Pretzel and bacon caramels sound like my kinda snack! I do like your analogy about the salty and the sweet. You can’t have one without the other!

  11. Courtney@ cooking up a family said,

    December 29, 2010 @ 4:41 am

    hoping you have a very sweet new year!! those look and sound great!

  12. GourmetGetaways said,

    December 29, 2010 @ 8:15 am

    It seems we are all happy to put a few things behind us. I love your beautiful brownies and the photos are just gorgeous!

    When it is all said and done chocolate is the best fixer ๐Ÿ™‚

  13. Y said,

    December 29, 2010 @ 10:12 am

    Thanks for all the well wishes for the new year ๐Ÿ™‚

    Caitlin : Made quite a few things from the book already. Haven’t regretted purchase yet!

  14. anh said,

    December 29, 2010 @ 2:41 pm

    have a great holiday and a better year next year ahead, Y! This yeas has been up and down for me as well. But well, that’s life and part of growing up (how I hate those words!)

  15. zenchef said,

    December 29, 2010 @ 4:18 pm

    Wishing you a better 2011!
    And those brownies are a good way to start the year on a delicious note.

  16. grace said,

    December 29, 2010 @ 6:07 pm

    i wouldn’t mind a stocking full of coal if there were some brownies mixed in there too…happy holidays, y!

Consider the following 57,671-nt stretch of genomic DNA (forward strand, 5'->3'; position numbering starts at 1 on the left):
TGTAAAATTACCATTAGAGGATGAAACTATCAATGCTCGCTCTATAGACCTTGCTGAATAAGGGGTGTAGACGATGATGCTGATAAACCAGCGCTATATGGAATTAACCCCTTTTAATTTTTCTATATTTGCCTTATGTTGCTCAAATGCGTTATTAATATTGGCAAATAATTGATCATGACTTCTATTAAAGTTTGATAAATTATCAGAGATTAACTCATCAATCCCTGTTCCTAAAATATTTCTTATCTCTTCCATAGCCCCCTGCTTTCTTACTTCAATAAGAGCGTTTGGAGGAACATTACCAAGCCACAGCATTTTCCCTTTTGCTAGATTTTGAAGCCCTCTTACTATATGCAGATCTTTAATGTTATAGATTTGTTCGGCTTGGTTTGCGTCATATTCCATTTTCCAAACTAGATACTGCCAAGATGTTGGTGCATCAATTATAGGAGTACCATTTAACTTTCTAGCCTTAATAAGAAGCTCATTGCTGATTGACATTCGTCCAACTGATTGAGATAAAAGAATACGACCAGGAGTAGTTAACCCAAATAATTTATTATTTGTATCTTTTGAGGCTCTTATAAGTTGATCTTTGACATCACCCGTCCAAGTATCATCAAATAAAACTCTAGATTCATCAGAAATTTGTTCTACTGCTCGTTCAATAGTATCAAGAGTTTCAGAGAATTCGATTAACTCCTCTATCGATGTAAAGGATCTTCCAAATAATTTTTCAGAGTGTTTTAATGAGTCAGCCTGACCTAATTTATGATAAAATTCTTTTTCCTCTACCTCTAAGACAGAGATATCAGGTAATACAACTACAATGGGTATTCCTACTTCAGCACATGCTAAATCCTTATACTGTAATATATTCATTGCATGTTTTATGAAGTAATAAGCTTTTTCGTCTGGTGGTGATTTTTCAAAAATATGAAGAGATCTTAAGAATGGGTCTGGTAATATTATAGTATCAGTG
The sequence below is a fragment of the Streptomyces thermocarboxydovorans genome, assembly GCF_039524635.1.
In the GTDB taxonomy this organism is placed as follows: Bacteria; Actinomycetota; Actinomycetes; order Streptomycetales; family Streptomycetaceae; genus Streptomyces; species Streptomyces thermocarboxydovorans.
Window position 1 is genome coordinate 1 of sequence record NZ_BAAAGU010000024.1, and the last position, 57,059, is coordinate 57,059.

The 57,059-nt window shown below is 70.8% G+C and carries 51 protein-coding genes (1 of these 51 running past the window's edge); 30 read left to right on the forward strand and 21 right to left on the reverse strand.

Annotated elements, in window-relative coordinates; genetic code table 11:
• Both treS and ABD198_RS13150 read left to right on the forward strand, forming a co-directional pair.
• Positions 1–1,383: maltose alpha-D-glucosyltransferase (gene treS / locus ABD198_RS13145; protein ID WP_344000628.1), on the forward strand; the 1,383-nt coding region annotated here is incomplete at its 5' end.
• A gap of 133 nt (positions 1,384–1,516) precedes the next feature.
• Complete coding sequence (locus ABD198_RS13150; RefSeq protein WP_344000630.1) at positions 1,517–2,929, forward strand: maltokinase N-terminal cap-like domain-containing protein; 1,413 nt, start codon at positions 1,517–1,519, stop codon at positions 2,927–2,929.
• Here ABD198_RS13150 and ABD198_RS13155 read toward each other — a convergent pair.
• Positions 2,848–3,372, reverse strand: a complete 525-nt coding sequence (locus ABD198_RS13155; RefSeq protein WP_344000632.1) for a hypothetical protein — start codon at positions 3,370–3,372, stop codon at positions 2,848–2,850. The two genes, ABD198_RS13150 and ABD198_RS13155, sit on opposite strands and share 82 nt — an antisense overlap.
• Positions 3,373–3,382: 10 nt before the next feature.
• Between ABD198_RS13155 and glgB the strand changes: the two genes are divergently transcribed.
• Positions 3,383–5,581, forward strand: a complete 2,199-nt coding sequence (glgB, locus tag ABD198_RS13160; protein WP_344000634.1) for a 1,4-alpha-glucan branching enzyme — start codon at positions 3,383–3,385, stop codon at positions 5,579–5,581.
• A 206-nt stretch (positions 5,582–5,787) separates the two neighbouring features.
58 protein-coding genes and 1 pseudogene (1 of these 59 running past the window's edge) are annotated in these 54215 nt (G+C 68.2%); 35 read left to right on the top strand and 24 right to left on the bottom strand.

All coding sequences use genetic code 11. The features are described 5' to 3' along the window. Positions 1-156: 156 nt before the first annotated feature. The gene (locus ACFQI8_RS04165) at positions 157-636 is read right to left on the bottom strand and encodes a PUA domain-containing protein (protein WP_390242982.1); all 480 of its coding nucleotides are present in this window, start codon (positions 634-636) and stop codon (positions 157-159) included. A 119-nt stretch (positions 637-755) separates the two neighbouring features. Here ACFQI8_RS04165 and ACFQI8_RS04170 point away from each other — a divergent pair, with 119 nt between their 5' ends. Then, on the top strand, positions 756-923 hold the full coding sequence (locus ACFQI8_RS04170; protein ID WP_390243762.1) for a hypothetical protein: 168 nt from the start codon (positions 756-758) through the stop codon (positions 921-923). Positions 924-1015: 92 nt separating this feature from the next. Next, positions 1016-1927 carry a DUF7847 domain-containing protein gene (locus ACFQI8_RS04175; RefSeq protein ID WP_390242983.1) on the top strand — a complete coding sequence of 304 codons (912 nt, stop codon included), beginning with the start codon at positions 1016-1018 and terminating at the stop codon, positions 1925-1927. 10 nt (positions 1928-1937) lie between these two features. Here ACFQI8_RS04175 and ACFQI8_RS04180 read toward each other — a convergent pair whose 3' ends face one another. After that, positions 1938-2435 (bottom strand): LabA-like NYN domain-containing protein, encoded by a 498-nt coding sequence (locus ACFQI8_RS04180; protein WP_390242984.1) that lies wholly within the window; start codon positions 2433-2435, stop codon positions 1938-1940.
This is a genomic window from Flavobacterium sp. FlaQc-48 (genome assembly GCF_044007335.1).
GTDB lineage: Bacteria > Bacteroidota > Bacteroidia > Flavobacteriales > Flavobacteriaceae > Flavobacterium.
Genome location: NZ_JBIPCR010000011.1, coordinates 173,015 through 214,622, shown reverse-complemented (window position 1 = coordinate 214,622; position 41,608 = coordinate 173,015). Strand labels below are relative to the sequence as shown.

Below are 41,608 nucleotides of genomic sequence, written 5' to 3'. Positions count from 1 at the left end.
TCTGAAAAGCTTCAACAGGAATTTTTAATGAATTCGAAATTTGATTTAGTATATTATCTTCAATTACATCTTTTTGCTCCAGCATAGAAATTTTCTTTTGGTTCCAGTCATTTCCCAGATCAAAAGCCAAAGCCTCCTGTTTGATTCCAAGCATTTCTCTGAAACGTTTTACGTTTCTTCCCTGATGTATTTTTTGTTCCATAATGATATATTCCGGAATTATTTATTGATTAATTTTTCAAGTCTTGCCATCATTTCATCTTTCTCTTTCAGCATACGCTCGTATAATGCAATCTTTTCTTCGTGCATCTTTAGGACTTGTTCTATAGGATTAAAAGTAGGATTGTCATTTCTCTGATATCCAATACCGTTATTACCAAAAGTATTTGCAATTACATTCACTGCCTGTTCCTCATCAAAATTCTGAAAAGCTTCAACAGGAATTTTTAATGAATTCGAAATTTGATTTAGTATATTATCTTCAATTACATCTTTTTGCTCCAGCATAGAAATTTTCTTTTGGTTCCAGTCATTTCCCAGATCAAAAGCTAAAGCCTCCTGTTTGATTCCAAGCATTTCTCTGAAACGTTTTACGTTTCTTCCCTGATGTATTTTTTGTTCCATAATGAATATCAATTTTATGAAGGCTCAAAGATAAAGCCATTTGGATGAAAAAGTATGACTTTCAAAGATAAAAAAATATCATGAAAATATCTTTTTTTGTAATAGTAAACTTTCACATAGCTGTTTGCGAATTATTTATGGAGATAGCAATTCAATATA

17. Sandy Naidu said,

    December 30, 2010 @ 7:32 am

    Looks yummy – Love the idea of sweet and salt…

  18. InTolerantChef said,

    December 30, 2010 @ 8:43 am

    A new year is a great reason to start looking forward, instead of back at the crappy times you’ve been through. I shall start my new year looking forward to making these brownies!

  19. Thip said,

    December 30, 2010 @ 11:33 am

    Happy New Year to you, Y!

  20. Lorraine @ Not Quite Nigella said,

    December 30, 2010 @ 12:21 pm

    Ahh the perfect dish to suit your pensive mood I think Y! I hope 2011 is a year of highs for you ๐Ÿ™‚

  21. Irina@PastryPal said,

    December 30, 2010 @ 1:33 pm

    At least you keep baking through all your trials and triumphs ๐Ÿ™‚ A new year does give a sense of a clean slate, so I hope your 2011 is bright and filled with highs. In my world, the sweet and salty combo are both highs ๐Ÿ™‚ Happy New Year to you.

  22. shaz said,

    December 30, 2010 @ 10:13 pm

    Snap! I made caramels to give away this year too. But nowhere near as exciting as bacon and pretzel ones! Wishing you a very sweet start to 2011 ๐Ÿ™‚ And may the salties be few and far between, and always balanced out by the sweet.

  23. Aparna said,

    December 31, 2010 @ 4:47 am

    I like the idea of the salt to balance the sweet. And it is a brownie, my favourite!
    Yes, its been a year of highs and lows and funnily enough I’ve also discovered I’m not as strong as I liked to think I was. A bit disquieting but am getting used to that too. ๐Ÿ™‚

    Season’s greetings and best wishes for a very happy new year.

  24. Julia @ Mรฉlanger said,

    February 21, 2011 @ 9:38 am

    2010 was a rollercoaster of a year for me, too. I fear I also discovered I was not as strong as I thought I was (or liked to be). But that’s another story!

    Since being pregnant, I have much more of a savoury tooth, but that’s not to say I still don’t enjoy my sweets. So needless to say this recipe holds great appeal to me! Must try it. Did you check out Baked when in NYC? Haven’t checked your list of places you visited yet…..